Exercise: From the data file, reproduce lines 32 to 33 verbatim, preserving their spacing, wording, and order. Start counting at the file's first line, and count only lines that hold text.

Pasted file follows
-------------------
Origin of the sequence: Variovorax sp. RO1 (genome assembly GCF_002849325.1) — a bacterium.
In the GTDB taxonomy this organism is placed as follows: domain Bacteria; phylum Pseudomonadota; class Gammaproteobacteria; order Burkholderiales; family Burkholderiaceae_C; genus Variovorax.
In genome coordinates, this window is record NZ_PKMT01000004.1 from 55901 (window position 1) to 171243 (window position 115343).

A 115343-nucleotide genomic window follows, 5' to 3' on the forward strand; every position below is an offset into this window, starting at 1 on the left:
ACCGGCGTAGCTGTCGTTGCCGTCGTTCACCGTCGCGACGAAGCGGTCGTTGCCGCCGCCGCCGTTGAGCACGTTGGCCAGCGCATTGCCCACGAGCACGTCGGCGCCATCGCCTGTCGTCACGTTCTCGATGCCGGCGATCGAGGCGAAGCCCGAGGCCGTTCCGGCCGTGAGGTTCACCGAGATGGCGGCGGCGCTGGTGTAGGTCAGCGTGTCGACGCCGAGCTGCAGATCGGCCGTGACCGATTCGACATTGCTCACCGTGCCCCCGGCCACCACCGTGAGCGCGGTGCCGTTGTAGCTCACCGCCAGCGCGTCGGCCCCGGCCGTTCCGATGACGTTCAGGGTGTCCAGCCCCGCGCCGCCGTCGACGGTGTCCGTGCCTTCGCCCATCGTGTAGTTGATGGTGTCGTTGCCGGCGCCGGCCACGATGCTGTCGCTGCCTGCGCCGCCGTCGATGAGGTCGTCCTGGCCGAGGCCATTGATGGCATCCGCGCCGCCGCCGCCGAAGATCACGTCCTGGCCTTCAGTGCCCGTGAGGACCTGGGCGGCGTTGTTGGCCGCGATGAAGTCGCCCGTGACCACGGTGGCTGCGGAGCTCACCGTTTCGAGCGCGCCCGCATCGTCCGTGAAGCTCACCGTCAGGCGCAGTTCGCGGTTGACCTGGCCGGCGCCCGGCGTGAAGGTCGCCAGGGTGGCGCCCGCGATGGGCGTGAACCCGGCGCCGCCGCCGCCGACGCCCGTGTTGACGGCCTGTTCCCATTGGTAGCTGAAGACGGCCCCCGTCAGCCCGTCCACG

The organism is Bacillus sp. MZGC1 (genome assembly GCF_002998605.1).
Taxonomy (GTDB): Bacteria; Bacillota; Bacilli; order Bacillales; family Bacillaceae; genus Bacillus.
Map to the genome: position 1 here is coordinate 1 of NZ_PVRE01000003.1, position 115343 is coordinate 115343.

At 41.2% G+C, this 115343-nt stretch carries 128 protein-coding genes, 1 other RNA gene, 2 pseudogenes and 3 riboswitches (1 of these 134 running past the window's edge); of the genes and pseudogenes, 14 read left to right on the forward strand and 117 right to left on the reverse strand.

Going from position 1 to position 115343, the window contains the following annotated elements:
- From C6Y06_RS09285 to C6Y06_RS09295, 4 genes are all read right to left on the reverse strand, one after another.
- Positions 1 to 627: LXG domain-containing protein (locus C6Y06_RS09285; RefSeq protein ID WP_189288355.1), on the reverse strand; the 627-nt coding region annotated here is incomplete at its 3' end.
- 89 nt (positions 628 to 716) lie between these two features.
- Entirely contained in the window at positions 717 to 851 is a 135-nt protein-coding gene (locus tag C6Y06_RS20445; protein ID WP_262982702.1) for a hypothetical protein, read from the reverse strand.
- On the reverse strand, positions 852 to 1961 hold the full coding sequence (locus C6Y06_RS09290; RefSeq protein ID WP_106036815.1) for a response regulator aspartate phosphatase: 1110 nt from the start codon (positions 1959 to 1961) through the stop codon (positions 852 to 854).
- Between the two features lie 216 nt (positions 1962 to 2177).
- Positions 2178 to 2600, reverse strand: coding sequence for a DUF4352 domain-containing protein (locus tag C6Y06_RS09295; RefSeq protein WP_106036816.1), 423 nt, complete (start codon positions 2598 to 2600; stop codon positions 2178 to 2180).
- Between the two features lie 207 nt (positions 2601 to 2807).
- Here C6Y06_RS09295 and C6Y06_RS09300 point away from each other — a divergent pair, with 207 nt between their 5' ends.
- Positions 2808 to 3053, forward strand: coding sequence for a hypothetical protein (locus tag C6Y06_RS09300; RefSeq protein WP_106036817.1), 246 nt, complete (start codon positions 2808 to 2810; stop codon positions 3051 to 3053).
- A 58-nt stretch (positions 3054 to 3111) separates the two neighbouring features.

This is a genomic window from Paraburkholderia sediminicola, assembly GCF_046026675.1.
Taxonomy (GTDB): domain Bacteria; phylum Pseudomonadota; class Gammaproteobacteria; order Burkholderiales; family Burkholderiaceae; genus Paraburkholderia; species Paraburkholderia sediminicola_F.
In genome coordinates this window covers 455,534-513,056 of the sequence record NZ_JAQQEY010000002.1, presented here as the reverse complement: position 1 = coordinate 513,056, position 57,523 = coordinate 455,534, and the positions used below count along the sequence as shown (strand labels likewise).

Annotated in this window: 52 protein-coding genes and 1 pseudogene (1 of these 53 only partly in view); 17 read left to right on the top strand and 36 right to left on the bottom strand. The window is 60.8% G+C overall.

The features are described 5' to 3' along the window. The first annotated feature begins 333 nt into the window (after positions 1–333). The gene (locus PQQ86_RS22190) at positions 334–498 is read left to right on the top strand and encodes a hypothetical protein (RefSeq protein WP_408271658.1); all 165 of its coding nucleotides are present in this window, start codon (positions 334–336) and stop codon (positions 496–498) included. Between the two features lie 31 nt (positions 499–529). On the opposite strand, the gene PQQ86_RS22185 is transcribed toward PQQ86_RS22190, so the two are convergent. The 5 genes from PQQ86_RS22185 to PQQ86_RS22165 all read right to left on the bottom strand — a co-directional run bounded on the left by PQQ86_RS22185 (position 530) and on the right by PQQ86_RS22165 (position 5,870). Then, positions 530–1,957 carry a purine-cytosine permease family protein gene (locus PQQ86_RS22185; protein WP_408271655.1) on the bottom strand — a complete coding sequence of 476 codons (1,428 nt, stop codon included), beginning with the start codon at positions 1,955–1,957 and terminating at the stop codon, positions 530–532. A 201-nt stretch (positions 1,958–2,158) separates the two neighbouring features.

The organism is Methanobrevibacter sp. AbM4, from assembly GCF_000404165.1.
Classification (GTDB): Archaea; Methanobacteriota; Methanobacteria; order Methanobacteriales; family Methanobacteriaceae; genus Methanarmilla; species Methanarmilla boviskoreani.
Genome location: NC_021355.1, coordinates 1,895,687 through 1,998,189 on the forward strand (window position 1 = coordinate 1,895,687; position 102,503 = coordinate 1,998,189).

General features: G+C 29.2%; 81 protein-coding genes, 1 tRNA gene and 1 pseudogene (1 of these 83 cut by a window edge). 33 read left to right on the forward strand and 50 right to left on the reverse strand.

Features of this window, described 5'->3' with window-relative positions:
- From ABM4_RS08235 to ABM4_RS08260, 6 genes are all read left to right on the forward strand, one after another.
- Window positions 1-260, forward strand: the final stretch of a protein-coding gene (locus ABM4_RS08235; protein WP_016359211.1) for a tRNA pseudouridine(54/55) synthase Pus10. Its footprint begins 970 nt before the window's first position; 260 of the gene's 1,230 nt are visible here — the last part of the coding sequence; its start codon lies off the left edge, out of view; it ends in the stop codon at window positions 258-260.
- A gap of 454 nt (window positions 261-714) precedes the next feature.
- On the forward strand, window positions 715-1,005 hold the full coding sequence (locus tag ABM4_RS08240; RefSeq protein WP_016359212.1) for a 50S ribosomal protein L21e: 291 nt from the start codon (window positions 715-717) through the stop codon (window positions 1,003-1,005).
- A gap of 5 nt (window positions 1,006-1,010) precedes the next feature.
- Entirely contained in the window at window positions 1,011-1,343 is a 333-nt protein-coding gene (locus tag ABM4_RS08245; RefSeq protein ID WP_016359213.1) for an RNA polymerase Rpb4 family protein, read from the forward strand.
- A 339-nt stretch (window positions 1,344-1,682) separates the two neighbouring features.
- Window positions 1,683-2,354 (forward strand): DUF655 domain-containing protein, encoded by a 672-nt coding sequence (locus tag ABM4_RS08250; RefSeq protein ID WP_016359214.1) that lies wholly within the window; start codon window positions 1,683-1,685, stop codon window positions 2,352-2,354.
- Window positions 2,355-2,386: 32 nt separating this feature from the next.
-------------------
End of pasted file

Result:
- From ABM4_RS08235 to ABM4_RS08260, 6 genes are all read left to right on the forward strand, one after another.
- Window positions 1-260, forward strand: the final stretch of a protein-coding gene (locus ABM4_RS08235; protein WP_016359211.1) for a tRNA pseudouridine(54/55) synthase Pus10. Its footprint begins 970 nt before the window's first position; 260 of the gene's 1,230 nt are visible here — the last part of the coding sequence; its start codon lies off the left edge, out of view; it ends in the stop codon at window positions 258-260.